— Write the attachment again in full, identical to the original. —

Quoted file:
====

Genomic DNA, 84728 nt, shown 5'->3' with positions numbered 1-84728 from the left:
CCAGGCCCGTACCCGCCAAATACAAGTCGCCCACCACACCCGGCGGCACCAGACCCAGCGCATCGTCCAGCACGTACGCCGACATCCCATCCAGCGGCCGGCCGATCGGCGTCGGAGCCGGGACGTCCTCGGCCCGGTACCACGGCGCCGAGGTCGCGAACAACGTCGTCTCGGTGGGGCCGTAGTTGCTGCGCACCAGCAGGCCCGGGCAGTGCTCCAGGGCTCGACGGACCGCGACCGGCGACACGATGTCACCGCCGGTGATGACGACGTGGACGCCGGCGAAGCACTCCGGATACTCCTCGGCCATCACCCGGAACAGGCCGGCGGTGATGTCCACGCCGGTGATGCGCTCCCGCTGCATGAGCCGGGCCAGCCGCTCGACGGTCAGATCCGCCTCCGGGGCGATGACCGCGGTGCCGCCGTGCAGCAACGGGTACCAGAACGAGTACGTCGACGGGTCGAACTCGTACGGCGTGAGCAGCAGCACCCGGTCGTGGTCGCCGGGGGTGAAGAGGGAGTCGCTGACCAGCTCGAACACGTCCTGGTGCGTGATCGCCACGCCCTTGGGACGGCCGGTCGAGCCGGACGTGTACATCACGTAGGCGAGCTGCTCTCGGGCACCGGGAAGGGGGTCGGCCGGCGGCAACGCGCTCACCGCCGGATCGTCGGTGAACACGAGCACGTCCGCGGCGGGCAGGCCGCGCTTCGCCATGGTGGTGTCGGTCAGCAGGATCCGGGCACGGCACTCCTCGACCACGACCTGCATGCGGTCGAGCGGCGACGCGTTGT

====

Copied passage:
Genomic DNA, 84728 nt, shown 5'->3' with positions numbered 1-84728 from the left:
CCAGGCCCGTACCCGCCAAATACAAGTCGCCCACCACACCCGGCGGCACCAGACCCAGCGCATCGTCCAGCACGTACGCCGACATCCCATCCAGCGGCCGGCCGATCGGCGTCGGAGCCGGGACGTCCTCGGCCCGGTACCACGGCGCCGAGGTCGCGAACAACGTCGTCTCGGTGGGGCCGTAGTTGCTGCGCACCAGCAGGCCCGGGCAGTGCTCCAGGGCTCGACGGACCGCGACCGGCGACACGATGTCACCGCCGGTGATGACGACGTGGACGCCGGCGAAGCACTCCGGATACTCCTCGGCCATCACCCGGAACAGGCCGGCGGTGATGTCCACGCCGGTGATGCGCTCCCGCTGCATGAGCCGGGCCAGCCGCTCGACGGTCAGATCCGCCTCCGGGGCGATGACCGCGGTGCCGCCGTGCAGCAACGGGTACCAGAACGAGTACGTCGACGGGTCGAACTCGTACGGCGTGAGCAGCAGCACCCGGTCGTGGTCGCCGGGGGTGAAGAGGGAGTCGCTGACCAGCTCGAACACGTCCTGGTGCGTGATCGCCACGCCCTTGGGACGGCCGGTCGAGCCGGACGTGTACATCACGTAGGCGAGCTGCTCTCGGGCACCGGGAAGGGGGTCGGCCGGCGGCAACGCGCTCACCGCCGGATCGTCGGTGAACACGAGCACGTCCGCGGCGGGCAGGCCGCGCTTCGCCATGGTGGTGTCGGTCAGCAGGATCCGGGCACGGCACTCCTCGACCACGACCTGCATGCGGTCGAGCGGCGACGCGTTGT